A true legend of the tenor saxophone, George Coleman began his career in Memphis’ rich musical environment of the late ‘40s and early ‘50s, alongside such notables as Booker Little, Harold Mabern, Frank Strozier, Jamil Nasser, Hank Crawford, Phineas Newborn Jr., and blues immortal B.B. King. In 1956 George moved to Chicago, along with Booker Little. The bustling jazz scene brought him together with local heavyweights like Gene Ammons, Johnny Griffin, John Gilmore and Ira Sullivan, and he joined Walter Perkins’ group, The MJT + 3. When Max Roach heard George with this unit in 1958, he invited him to join his own quartet featuring Kenny Dorham on trumpet.
Coleman moved to New York later that year and has made his home there ever since. Stints with Max Roach paved the way for a call from the incomparable Miles Davis in 1963. For two years George was a member of that groundbreaking quintet with Herbie Hancock, Ron Carter and Tony Williams, recording four classic albums – Seven Steps to Heaven, My Funny Valentine, Four and Miles Davis in Europe – before departing to pursue other projects, leaving that highly visible position to Wayne Shorter. The following year George and Hubbard joined with Miles’ rhythm team for Herbie Hancock’s landmark Maiden Voyage, one of the most popular albums in the history of jazz.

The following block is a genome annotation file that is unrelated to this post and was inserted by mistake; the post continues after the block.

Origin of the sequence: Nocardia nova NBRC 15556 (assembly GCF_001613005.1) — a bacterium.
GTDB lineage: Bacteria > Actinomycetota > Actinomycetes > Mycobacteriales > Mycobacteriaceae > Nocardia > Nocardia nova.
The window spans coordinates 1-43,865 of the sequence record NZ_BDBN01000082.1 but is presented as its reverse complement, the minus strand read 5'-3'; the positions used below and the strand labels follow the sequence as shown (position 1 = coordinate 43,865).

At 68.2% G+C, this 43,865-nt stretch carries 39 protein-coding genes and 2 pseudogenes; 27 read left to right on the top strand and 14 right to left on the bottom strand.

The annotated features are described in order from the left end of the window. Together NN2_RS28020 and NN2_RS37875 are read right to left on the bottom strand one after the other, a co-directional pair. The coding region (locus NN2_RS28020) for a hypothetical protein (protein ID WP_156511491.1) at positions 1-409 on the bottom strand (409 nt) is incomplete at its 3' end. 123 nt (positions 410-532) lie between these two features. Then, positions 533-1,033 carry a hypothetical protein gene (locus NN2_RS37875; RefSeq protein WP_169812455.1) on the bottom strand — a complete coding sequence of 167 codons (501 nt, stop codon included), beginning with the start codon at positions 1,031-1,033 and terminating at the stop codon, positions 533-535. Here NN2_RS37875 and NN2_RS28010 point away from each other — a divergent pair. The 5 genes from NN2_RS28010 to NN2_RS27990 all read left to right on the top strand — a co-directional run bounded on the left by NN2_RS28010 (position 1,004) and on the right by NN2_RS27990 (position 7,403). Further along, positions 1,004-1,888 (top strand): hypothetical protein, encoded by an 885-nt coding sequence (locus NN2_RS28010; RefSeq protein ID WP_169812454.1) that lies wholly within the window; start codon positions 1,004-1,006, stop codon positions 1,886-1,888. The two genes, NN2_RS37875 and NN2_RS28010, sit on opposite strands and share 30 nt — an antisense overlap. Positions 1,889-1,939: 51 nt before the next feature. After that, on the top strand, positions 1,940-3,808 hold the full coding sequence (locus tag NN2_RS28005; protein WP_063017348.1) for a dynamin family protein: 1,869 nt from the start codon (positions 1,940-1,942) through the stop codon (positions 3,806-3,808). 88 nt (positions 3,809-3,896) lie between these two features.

Over the ten years from 1964-74, Coleman freelanced as a member of various groups led by some of the music’s most prominent figures, including Lionel Hampton, Lee Morgan, Elvin Jones, Charles Mingus, Betty Carter, Chet Baker, Shirley Scott, Charles McPherson, Cedar Walton and many more. He also composed and arranged for various ensembles. Since 1973 Coleman has focused primarily on his own groups. He has recorded more than a dozen albums as leader for labels such as Verve, Muse, Timeless, Evidence, Birdology and most recently, Two and Four, not to mention plus countless recordings as a sideman.
For the past 30 years George has also been a major force in jazz education. In addition to his private teaching of advanced jazz techniques, he has also been a consultant and teacher at the New School University, Long Island University, New York University and Mannes School of Music, and has conducted workshops, seminars and master classes at universities all over the U.S. A winner of numerous honors and awards, Coleman has twice been presented the Key to the City in his hometown, and in 1997 received the Jazz Foundation of America’s Life Achievement Award.